A pair of connected pendulums can move in erratic ways, even though their motion is entirely predictable in principle--a textbook case of classical chaos. Quantum chaos is harder to study, and is not well understood. Now a team has observed a rare case of a many-body quantum system that is chaotic.

Synopsis: Chaos from a Chilled Cloud of Atoms

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APS Physics
01/12/2017 at 19:00. Facebook
Our furry feline friends actually have a secret weapon to keep their fur clean and tidy. Researchers at the Georgia Institute of Technology took an up-close look at the surface of cat tongues, and learned that they are equipped with the ultimate hairbrushes. Learn more about their research from their presentation at the Division of Fluid Dynamics in November 2016:

Cat Tongues Are the Ultimate Detanglers

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APS Physics
01/12/2017 at 17:00. Facebook
Astrophysicists have little doubt about the existence of dark matter, but despite many proposals, they still have no idea what it is made of. The most popular and simple model of a weakly interacting massive particle (WIMP) is getting a major challenge from two large-scale dark matter detection experiments that have recently come up empty.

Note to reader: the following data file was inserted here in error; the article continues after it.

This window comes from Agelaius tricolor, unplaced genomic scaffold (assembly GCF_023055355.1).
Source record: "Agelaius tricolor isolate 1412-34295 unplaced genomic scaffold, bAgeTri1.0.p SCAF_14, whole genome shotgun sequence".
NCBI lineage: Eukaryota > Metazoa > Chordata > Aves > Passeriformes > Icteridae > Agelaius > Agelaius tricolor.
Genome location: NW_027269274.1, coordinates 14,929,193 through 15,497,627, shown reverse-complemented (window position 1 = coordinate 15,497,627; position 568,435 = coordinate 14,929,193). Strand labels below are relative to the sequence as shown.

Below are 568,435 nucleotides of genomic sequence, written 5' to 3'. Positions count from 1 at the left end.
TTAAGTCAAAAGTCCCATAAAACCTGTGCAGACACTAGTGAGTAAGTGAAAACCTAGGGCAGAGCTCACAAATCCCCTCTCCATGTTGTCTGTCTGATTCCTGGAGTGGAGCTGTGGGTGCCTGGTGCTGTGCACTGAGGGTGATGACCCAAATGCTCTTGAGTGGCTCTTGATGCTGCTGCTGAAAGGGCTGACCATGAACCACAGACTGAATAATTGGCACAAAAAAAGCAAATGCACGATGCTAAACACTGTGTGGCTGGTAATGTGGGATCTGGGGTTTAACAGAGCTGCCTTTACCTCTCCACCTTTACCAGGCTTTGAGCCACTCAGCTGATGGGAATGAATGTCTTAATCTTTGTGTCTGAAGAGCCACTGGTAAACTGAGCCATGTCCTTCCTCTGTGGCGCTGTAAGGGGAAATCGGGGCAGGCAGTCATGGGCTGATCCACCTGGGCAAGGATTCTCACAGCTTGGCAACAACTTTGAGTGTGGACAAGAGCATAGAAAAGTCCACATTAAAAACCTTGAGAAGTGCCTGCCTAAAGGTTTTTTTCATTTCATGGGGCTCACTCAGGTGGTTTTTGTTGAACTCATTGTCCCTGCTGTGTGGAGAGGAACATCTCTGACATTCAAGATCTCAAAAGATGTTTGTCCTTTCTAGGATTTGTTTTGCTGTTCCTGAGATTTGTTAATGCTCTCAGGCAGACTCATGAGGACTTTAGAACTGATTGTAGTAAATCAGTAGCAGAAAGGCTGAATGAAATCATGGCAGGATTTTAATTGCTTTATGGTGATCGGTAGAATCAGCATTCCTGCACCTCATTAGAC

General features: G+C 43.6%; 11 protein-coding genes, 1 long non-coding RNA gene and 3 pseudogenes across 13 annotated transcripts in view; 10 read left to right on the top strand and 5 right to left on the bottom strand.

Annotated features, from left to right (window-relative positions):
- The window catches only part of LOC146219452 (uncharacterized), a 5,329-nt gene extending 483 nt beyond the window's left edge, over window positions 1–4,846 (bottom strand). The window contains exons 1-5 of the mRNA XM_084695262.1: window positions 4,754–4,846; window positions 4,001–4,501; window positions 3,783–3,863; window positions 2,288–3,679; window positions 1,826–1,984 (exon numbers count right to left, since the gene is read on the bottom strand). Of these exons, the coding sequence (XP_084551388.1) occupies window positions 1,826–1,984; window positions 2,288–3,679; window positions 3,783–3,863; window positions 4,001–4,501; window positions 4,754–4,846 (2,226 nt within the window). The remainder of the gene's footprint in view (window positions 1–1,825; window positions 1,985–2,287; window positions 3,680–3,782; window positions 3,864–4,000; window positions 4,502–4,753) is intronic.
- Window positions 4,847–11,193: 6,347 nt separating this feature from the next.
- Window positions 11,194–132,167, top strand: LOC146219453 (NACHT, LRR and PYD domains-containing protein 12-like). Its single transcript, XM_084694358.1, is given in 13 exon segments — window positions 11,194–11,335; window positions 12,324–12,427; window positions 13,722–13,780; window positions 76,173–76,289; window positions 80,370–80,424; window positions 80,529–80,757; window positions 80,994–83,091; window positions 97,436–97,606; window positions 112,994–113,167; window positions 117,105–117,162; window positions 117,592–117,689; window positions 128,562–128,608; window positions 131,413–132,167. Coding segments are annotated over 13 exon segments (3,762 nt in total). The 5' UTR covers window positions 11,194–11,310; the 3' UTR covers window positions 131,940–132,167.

Viewpoint: Dark Matter Still at Large

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APS Physics
01/12/2017 at 15:00. Facebook
The exclusion principle, stating that no two identical fermion particles can be in the same quantum state, was announced in January 1925 by Wolfgang Pauli and provided for the first time a theoretical basis for the structure of the periodic table of the elements.

This Month in Physics History

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APS Physics
01/11/2017 at 19:00. Facebook
Each year, APS News selects the top ten physics stories that made it into newspapers and onto televisions in the U.S. and across the world. What made the cut for 2016? LIGO made waves in worldwide media with gravitational wave detection, but other glitzy stories cover CERN's first female director, Rosetta's final signal, and new elements in the periodic table:

Top Ten Physics Newsmakers of 2016